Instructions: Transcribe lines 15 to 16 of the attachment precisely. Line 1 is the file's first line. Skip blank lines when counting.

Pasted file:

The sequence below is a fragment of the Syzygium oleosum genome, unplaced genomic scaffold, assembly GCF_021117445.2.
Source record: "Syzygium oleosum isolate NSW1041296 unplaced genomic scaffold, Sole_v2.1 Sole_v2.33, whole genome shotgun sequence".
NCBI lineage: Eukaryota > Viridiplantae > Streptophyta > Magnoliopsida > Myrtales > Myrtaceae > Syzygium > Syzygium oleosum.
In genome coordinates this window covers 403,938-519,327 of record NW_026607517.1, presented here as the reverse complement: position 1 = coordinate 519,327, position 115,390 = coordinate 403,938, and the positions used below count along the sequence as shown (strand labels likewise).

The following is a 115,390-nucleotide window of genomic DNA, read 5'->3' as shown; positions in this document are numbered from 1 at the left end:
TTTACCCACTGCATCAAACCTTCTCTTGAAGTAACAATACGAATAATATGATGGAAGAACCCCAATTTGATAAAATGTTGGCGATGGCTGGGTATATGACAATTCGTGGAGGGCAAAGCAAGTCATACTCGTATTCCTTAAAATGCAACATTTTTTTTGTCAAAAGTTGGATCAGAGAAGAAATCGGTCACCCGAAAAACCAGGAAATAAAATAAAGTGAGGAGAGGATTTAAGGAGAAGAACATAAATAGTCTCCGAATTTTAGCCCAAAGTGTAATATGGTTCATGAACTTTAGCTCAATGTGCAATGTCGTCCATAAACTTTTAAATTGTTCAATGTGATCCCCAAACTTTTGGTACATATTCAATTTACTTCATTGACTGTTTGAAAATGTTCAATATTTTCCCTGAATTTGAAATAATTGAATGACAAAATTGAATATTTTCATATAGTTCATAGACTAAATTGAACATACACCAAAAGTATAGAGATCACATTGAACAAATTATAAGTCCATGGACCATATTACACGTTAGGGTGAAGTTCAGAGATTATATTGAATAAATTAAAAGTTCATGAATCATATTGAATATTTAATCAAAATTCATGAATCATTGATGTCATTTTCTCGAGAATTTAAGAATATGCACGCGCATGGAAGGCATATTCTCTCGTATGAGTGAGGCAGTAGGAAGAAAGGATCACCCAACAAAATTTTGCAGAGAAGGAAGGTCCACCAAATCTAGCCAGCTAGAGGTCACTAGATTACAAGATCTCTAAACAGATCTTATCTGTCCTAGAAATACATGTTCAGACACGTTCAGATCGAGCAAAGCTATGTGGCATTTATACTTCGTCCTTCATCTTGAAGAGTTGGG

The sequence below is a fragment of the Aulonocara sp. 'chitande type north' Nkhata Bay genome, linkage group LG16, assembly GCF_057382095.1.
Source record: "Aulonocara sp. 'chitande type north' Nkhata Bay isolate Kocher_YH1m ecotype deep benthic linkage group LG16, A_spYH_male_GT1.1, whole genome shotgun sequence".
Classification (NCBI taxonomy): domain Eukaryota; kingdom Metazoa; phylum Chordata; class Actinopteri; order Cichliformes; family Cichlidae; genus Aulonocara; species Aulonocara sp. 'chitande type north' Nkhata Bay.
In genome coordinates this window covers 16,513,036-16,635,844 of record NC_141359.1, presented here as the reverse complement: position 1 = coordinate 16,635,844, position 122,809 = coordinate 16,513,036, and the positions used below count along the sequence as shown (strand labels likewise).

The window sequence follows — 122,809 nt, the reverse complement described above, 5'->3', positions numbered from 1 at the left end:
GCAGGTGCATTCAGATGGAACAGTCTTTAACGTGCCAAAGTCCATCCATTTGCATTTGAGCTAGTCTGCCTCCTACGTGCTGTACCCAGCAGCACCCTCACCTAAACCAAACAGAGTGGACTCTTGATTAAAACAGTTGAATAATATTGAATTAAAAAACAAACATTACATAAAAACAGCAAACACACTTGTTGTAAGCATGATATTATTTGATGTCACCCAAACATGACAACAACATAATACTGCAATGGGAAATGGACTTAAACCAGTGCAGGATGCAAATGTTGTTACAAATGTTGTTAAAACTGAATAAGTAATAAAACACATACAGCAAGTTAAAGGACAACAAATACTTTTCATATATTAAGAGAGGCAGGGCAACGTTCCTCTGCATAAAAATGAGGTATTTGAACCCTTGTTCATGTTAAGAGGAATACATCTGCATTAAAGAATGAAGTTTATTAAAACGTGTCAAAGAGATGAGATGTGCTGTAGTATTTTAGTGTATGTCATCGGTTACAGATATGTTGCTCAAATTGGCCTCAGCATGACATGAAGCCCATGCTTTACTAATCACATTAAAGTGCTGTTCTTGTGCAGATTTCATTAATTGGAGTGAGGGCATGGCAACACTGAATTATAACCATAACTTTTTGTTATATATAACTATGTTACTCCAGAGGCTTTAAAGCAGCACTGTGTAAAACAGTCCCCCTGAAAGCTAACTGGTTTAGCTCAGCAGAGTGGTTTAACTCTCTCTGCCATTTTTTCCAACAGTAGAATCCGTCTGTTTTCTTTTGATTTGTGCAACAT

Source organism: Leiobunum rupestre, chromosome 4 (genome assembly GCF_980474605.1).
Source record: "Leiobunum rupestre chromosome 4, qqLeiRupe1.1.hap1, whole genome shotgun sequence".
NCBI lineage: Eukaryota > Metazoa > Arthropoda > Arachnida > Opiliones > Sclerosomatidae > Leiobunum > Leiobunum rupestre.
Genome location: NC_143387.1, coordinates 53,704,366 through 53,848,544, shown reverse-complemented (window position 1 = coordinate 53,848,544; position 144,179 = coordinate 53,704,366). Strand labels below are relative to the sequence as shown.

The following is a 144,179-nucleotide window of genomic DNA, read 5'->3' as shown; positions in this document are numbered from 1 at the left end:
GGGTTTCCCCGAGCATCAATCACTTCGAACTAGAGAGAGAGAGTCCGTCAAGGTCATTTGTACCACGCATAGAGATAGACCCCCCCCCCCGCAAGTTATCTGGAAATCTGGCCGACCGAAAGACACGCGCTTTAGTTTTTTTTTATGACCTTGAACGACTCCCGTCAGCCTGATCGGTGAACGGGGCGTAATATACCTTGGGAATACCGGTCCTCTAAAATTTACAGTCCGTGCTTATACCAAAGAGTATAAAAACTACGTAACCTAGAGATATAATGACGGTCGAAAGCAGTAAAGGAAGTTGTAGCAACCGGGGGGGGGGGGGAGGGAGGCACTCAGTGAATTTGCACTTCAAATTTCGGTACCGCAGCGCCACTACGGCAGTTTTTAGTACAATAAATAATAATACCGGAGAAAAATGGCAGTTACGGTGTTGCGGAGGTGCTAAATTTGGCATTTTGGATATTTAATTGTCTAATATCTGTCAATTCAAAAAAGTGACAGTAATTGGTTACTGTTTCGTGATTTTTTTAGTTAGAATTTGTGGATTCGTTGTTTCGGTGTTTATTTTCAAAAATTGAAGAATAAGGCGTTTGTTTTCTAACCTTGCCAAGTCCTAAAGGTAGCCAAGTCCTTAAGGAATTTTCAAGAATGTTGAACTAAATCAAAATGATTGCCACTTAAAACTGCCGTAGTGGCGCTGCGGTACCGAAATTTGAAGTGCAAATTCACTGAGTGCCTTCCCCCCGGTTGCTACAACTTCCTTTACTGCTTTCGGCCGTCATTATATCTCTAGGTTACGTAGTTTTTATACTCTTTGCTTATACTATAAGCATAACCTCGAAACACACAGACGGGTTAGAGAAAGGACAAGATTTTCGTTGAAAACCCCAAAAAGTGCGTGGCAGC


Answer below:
NCBI lineage: Eukaryota > Metazoa > Arthropoda > Arachnida > Opiliones > Sclerosomatidae > Leiobunum > Leiobunum rupestre.
Genome location: NC_143387.1, coordinates 53,704,366 through 53,848,544, shown reverse-complemented (window position 1 = coordinate 53,848,544; position 144,179 = coordinate 53,704,366). Strand labels below are relative to the sequence as shown.